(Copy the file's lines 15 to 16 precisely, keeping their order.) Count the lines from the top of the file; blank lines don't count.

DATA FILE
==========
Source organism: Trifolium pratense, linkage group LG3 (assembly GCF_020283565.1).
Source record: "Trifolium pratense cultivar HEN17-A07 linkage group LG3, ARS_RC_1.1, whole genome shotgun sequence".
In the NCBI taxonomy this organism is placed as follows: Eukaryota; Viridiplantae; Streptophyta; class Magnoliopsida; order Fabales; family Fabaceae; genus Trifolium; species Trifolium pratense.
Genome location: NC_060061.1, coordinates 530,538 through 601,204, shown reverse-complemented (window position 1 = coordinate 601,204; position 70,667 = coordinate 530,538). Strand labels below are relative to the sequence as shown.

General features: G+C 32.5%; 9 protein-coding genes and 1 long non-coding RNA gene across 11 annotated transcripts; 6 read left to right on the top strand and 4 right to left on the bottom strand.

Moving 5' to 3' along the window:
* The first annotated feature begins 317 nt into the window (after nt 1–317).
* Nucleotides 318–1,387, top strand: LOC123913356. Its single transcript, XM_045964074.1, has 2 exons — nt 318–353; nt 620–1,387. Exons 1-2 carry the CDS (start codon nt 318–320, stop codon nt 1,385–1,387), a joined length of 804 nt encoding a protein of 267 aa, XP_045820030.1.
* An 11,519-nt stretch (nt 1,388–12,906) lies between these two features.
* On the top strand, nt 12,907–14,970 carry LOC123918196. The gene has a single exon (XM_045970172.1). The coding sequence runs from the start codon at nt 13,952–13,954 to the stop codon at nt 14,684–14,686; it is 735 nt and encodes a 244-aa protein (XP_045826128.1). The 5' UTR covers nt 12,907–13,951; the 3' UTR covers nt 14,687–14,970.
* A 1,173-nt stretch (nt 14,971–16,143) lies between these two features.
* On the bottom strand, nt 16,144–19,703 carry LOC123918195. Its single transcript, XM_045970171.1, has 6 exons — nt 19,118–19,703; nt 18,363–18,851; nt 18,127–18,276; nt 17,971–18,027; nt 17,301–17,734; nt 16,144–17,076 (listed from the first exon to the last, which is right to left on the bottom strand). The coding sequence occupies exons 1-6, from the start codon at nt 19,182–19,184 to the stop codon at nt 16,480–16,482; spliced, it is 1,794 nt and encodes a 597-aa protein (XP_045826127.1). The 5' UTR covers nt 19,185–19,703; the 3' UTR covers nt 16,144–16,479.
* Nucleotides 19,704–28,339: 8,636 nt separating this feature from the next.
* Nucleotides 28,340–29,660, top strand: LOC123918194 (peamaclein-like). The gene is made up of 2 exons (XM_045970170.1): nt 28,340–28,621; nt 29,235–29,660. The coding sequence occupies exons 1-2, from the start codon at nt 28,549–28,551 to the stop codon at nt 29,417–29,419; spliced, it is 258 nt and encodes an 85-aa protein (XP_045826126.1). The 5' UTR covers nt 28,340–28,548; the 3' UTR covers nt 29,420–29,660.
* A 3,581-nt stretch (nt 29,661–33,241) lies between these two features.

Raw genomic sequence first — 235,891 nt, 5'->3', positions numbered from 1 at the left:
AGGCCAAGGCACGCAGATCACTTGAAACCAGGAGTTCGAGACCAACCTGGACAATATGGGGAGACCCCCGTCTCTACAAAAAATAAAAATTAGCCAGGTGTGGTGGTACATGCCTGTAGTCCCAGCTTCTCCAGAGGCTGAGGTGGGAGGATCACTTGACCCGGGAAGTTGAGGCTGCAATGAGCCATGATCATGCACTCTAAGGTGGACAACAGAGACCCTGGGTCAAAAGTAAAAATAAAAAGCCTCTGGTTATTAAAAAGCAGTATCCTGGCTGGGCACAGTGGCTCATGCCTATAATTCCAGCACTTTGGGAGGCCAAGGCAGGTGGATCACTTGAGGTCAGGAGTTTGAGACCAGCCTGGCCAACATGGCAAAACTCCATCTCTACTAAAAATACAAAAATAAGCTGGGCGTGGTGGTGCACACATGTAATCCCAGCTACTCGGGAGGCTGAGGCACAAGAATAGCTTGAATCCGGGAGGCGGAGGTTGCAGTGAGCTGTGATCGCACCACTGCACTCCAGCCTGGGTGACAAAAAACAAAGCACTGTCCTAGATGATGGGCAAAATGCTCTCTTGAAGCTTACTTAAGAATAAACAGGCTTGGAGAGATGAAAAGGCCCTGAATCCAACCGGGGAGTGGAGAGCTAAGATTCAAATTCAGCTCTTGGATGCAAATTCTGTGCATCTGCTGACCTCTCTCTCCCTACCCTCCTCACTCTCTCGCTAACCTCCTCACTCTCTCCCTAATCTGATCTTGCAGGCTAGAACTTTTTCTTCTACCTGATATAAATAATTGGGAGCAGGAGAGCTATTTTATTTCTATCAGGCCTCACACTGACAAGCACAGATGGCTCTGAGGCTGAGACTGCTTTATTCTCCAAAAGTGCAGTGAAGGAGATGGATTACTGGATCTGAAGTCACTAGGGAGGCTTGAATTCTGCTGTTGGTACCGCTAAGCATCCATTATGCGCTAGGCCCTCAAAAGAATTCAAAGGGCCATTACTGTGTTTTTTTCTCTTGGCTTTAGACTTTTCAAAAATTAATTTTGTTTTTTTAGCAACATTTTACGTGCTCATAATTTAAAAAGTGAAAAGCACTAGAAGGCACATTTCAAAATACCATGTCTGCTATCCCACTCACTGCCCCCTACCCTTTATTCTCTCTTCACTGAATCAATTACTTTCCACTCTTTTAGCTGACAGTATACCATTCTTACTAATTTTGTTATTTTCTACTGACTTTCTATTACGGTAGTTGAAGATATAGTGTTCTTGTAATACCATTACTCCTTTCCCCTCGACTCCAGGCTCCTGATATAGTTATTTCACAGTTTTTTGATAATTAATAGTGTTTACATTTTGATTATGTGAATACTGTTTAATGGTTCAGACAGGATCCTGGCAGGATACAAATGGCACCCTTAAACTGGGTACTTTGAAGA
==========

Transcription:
* A 3,581-nt stretch (nt 29,661–33,241) lies between these two features.

Raw genomic sequence first — 235,891 nt, 5'->3', positions numbered from 1 at the left: